Indeed, since last summer, TiVo’s attempted to capitalize on Aereo’s buzz …and their demise. However, while we do believe there is a growing market of cord cutters interested in advanced television solutions, TiVo still isn’t Aereo – which had unmatched pricing and convenience with their decentralized and hardware-agnostic approach. Having said, that we can certainly envision a scenario where the TiVo Roamio OTA DVR ($50, $15/mo) becomes “Aereo by TiVo” … especially should they repackage it in something other than the reused base Roamio enclosure, which I assume is planned. But to more closely replicate Aereo’s Slingbox-esque functionality, they’ll need to directly integrate stream functionality to this hardware… or resume manufacturing the no-longer-available TiVo Stream accessory. And a Roku or Chromecast client wouldn’t hurt.
TiVo has announced a “strategic relationship” with Frontier. And their first phase is quite unique. Whereas TiVo’s prior provider partnerships have exclusively powered cable television solutions, Frontier will be marketing the Roamio OTA to their Internet customers mid-year:
The new partnership will enable Frontier’s high-speed Internet customers to enjoy a consistent TV experience spanning major broadcast channels and over the top (OTT) content via TiVo’s unified cloud-based service, a whole-home gateway DVR, TiVo Mini, TiVo Stream. Multi-screen and remote scheduling functionality will be available through TiVo Web, iOS and Android mobile applications. Frontier customers with high-speed Internet service will enjoy an all-in-one DVR, a broad line-up of over-the-top applications, and a variety of top-tier streaming video services via a high-quality streaming solution.
While Frontier isn’t the first telco/cableco to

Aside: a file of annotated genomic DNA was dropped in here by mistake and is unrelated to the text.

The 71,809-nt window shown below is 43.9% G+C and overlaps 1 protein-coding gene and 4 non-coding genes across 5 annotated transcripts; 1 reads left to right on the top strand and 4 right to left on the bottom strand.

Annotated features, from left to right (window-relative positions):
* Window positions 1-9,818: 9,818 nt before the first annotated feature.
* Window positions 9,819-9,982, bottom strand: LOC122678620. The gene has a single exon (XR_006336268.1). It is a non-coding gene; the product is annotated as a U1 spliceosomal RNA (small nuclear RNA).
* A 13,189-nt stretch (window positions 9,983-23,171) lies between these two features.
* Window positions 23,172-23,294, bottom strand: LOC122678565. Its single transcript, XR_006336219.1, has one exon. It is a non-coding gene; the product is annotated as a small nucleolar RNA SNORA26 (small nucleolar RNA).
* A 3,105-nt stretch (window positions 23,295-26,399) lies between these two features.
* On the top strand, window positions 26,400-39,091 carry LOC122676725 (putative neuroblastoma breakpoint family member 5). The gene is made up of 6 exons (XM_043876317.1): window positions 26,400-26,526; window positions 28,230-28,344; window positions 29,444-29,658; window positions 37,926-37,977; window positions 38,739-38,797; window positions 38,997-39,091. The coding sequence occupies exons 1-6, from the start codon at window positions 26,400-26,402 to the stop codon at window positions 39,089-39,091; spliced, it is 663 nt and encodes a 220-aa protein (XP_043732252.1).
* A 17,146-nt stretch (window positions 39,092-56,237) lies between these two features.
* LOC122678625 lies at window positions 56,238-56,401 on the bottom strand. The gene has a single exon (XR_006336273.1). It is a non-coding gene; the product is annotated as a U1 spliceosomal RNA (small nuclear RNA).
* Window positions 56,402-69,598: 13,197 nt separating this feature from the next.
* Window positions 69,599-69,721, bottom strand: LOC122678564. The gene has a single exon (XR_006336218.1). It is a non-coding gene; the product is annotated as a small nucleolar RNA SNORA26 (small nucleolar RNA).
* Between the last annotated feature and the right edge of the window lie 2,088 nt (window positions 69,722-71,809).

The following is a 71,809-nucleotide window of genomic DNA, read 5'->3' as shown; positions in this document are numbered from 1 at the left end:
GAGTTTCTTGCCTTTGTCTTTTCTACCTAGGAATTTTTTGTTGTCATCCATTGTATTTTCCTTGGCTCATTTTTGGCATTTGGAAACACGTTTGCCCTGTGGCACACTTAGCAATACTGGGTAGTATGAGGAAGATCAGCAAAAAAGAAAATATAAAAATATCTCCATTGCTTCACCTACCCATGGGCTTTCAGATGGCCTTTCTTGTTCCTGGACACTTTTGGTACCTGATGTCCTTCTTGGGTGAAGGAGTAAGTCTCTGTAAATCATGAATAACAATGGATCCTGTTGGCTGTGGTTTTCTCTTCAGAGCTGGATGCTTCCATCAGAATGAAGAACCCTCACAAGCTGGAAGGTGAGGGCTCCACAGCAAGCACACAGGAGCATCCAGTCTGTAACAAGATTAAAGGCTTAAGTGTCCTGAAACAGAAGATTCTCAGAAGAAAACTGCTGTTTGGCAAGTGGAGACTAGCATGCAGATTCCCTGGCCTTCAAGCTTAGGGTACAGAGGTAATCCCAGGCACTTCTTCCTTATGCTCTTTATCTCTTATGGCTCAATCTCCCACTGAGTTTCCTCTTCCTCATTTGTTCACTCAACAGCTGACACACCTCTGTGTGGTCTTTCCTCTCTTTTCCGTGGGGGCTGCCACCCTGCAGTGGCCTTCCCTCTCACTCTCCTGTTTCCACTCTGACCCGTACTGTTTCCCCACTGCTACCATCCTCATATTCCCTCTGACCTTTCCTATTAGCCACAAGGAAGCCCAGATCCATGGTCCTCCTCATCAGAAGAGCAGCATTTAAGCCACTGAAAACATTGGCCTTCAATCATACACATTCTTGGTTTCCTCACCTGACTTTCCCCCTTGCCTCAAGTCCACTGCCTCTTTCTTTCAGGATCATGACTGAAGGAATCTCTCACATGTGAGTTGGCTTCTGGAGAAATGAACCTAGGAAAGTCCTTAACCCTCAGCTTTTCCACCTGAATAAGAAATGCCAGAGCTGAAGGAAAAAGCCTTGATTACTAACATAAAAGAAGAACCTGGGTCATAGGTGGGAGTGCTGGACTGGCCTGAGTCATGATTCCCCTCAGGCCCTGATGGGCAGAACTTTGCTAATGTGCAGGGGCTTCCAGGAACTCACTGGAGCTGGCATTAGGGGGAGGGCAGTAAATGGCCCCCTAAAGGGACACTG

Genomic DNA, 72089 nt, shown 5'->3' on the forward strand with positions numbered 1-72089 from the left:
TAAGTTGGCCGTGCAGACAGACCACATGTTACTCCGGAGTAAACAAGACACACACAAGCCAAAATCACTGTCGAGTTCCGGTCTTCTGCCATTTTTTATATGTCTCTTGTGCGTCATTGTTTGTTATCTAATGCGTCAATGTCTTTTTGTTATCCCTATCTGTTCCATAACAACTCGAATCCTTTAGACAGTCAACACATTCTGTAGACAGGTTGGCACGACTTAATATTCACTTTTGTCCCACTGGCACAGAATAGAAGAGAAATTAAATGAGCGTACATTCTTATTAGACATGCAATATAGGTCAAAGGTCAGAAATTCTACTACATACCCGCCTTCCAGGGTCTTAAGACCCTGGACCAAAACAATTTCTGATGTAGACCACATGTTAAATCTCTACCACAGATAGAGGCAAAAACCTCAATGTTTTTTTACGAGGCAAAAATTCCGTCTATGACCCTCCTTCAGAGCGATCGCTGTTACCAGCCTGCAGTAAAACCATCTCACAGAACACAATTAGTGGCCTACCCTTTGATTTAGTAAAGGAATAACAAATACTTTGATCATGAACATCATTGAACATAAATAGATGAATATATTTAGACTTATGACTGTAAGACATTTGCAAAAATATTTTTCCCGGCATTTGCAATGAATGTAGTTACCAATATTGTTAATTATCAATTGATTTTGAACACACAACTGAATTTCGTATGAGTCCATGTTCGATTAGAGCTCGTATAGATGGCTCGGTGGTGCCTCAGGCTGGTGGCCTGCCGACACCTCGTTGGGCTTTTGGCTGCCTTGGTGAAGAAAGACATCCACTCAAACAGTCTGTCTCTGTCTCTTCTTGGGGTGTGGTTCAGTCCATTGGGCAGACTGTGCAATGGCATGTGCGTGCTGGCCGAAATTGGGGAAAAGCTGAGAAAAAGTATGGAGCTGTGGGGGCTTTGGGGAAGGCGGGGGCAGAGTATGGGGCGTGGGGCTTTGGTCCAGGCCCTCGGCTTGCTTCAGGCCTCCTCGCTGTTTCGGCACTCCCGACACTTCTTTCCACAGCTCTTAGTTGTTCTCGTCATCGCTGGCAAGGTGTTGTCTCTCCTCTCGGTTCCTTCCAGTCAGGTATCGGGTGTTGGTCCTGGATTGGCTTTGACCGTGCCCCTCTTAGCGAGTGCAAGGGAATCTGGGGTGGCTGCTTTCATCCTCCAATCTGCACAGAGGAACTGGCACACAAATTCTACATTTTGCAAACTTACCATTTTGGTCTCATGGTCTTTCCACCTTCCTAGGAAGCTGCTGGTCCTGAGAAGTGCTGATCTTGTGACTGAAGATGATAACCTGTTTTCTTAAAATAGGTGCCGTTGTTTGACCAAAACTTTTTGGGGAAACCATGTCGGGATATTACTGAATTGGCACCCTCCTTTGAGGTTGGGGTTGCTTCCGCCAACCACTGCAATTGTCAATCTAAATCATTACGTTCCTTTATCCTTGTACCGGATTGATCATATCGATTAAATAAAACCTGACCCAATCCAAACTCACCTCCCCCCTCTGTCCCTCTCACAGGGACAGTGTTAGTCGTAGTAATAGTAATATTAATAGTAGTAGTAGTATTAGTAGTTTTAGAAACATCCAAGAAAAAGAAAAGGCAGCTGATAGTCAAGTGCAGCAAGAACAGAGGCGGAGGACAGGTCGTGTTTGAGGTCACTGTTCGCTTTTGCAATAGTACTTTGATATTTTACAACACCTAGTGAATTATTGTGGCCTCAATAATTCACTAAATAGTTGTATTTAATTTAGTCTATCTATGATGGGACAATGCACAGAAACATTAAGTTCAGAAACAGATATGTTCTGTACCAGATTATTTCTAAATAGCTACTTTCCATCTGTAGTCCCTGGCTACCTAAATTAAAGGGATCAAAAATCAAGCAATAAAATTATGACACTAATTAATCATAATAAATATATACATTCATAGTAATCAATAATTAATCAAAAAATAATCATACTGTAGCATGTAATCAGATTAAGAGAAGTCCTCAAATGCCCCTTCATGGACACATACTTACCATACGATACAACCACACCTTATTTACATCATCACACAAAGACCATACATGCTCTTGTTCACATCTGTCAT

hedge go after cord cutters and cord nevers with video services (see Cox, Cablevision), they will be the first to offer an over-the-air DVR for subscribers to record broadcast programming, like NBC and CBS, in conjunction with online services like Netflix. With an established customer base, TiVo presumably expects fewer marketing challenges than moving DVRs thru retail along with Frontier obviously anticipating a new revenue stream. Pricing details haven’t yet been released, so we can’t provide a comparison to a retail-acquired Roamio that currently runs $50 for hardware, along with an ongoing $15 monthly fee. Irrespective of cost, install assistance, etc it’s a forward thinking approach… that may not move the needle much for either company – at least not in 2015. Enter the more compelling second phase of this relationship. Continue Reading…
As many contemplate cutting the cord for basic, yet high-definition television viewing, or to perhaps augment cable with advanced over-the-air capabilities, as we’ve done with Tablo, finding a great antenna is paramount. Most are probably best served by roof-top or attic placement, yet it’s the least practical for a variety of reasons. While Mohu may have pioneered the “flatenna” several others have joined the fray. And I reached out to a few players in this space that have kindly provided their least obtrusive indoor antenna offerings for an OTA receptivity showdown. Which will wear the crown of best indoor antenna?
Comparing antennas is an exceedingly difficult task, as our individual locations in relation to the broadcast towers obviously vary in terms of distance and interference (either within the home or the environment). Not to mention, different stations around the country broadcast with differing strengths and frequencies. To make matters even more complex, not all tuners are not created equal — meaning the televisions, over-the-air DVRs, and other devices we each possess will have varying degrees of reception. So your mileage will absolutely vary from mine. Most small, indoor antennas are rated for receptivity in the 25-35 mile range, but those that are offered with amplification can be extended to 50ish.